Ted Kennedy, The Boston Herald, The New York Post, & The White Working Class
The New York Post printed a few columns this week criticizing the political career of the late Senator Ted Kennedy.
That’s fair enough. A conservative paper shouldn’t change its views about the issues because of a death.
But something that two of the columnists wrote stood out to me, as just another example of conservatives claiming to speak for the working class without evidence.
Howie Carr, a Boston Herald columnist and talk radio gas bag, a prep school graduate, who masquerades as the voice of the working class and Kyle Smith, a regular Post reviewer and columnist, both made the argument that Kennedy, in Carr’s words – “When it came to the white-ethnic working class from which his father came, Kennedy just plain didn't get it”.
Both specifically were referring to the 1974 controversy in Boston over school busing.
Carr, who lives in Wellesley, not Boston wrote –
Whether it was court-ordered busing in Boston in the '70s, or the affirmative-action policies that stymied the careers of so many of his family's traditional voters, Kennedy never grasped the depth of the blue-collar frustration as he veered left.
Smith went much deeper into the issue –
Consider a moment that showed us the essence of Ted Kennedy: Sept. 9, 1974. On that day, he came down from Olympus to visit Boston. A federal judge had thrown the city into chaos by imposing a draconian busing plan to integrate the city's schools. Kids were uprooted from their neighborhoods and sent to ones where they weren't welcome.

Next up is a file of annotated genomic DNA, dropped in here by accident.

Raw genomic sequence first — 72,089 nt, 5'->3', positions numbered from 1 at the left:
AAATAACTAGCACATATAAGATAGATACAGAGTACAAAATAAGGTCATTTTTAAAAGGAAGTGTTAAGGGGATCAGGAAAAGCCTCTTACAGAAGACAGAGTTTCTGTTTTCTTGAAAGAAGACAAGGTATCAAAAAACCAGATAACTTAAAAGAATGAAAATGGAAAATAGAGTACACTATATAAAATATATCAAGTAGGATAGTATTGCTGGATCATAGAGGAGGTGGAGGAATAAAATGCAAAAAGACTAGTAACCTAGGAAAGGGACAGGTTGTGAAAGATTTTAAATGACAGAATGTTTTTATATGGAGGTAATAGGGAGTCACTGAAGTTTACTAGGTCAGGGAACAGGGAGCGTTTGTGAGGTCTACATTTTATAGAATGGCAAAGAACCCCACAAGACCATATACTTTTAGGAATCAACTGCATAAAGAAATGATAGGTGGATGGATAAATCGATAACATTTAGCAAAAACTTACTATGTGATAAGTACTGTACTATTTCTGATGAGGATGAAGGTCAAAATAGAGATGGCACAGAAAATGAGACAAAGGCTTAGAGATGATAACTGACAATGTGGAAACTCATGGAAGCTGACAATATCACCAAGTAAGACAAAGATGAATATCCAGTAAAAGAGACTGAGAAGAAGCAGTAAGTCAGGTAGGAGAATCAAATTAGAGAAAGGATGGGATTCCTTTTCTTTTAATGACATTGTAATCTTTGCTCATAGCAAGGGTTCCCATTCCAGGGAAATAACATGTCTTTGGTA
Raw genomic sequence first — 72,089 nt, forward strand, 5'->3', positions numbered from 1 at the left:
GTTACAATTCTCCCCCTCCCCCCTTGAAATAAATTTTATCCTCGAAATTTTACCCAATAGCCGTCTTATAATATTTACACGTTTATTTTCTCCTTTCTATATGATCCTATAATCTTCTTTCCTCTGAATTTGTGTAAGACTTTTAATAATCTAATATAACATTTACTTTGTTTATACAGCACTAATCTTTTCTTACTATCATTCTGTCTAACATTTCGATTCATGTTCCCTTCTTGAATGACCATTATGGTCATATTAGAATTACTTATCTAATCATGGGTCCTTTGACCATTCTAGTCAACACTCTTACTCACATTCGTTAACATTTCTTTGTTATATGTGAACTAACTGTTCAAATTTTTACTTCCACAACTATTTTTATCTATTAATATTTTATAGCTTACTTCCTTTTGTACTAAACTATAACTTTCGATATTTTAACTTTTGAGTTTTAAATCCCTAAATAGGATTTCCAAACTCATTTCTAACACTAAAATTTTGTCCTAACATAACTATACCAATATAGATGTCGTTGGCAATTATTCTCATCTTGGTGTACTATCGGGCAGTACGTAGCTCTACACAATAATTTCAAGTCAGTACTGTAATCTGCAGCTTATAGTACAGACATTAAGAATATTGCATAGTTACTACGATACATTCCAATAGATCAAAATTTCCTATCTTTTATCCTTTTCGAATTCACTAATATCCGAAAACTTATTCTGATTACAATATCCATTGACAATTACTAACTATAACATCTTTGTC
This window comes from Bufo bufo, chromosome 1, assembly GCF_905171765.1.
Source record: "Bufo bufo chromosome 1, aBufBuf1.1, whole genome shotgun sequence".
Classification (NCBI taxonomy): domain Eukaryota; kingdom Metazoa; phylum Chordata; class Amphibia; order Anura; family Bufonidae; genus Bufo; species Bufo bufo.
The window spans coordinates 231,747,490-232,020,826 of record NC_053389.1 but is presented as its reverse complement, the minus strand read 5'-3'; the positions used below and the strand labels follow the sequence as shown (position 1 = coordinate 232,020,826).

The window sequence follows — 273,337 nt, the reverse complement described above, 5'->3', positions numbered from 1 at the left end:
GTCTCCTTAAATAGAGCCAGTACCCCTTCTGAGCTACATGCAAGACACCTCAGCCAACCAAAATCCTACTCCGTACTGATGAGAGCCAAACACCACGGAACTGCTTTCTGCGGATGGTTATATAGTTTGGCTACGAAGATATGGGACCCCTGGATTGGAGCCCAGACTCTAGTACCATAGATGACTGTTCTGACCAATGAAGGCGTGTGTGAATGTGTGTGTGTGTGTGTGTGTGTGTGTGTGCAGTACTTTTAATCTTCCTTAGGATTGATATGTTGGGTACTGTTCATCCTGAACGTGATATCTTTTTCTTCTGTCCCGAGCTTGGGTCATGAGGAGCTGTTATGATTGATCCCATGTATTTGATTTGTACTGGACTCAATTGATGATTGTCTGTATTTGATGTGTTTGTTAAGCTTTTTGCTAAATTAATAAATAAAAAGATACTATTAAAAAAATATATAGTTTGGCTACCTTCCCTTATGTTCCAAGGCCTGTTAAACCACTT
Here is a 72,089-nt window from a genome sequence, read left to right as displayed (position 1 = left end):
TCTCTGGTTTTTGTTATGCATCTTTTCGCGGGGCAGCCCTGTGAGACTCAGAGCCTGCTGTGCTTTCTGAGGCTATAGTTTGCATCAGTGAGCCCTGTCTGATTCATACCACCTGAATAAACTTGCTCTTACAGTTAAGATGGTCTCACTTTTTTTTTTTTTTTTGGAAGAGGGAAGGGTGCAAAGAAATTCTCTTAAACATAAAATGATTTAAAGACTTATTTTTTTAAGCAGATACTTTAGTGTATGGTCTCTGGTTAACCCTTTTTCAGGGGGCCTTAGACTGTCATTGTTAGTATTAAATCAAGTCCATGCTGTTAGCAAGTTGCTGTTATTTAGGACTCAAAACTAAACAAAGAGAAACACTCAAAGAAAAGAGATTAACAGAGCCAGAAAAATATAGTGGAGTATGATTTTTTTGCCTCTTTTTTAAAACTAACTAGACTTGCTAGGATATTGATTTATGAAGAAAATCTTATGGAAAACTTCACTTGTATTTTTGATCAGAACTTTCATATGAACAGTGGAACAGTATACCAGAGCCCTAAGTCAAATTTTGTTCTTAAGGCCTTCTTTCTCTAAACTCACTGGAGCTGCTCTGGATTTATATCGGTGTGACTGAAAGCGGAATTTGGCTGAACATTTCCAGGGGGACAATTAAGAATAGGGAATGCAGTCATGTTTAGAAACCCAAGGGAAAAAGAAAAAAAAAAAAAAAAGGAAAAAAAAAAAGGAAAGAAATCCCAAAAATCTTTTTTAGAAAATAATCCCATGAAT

Boston was boiling, and it was Ted Kennedy who had turned up the heat. It was Kennedyism writ large (the plan was the sort of hamfisted -- and, naturally, doomed -- federal interference in local problems that Kennedy had made his life's work) and small: The judge in question, Arthur Garrity, who effectively took over Boston schools for 11 years, was a Kennedy family retainer who had worked on John Kennedy's Senate and presidential campaigns.
Ted Kennedy had remained notably quiet on the issue of busing, hoping the whole thing would go away and that no one would notice his fingerprints on it. But as the school year opened, and Boston Globe columnist Mike Barnicle implored him, "you have the one voice that can help keep this city calm," he dropped in to visit some schools. He agreed to speak to a vehemently anti-busing group that was holding a rally.
The protesters were not just Kennedy's constituency; they were the dead center of it, working-class Irish Catholics who "helped build the Kennedy dynasty . . . Many continued to hang Jack's picture in their living rooms," wrote Peter Canellos in his bio, "Last Lion: The Fall and Rise of Ted Kennedy." The crowd jeered Kennedy for about five minutes, then many turned their backs and began singing, "God Bless America." That was too much for Ted. Without speaking, he walked away.
His decision to flee infuriated the crowd further. He was pelted with tomatoes as "he took refuge in the federal building named after his brother," Micklethwait and Woolridge dryly note.
The symbolism was perfect. Here was a man who said he spoke for the people proving himself literally unable to speak to the people. Here was a man who argued that government was the citizens' shelter, using a government building as a fortress against the hoi polloi. That he literally took cover under his brother's name was the topper.
Are Carr & Smith correct that Ted Kennedy lost the White working class because of his elitist positions?
If so, wouldn’t those angry Whites punish Kennedy where it really hurts at the polls when they had a chance to do so?
They had a chance just two years after Kennedy “infuriated the crowd and was pelted with tomatoes”.
Kennedy ran for re-election in 1976.
And because he was so out of touch with the White working class, he was only able to get re-elected with just 69.31% of the vote!
Kennedy received 1,726,657 votes.
The Boston Herald paid circulation is 150,668
Post new comment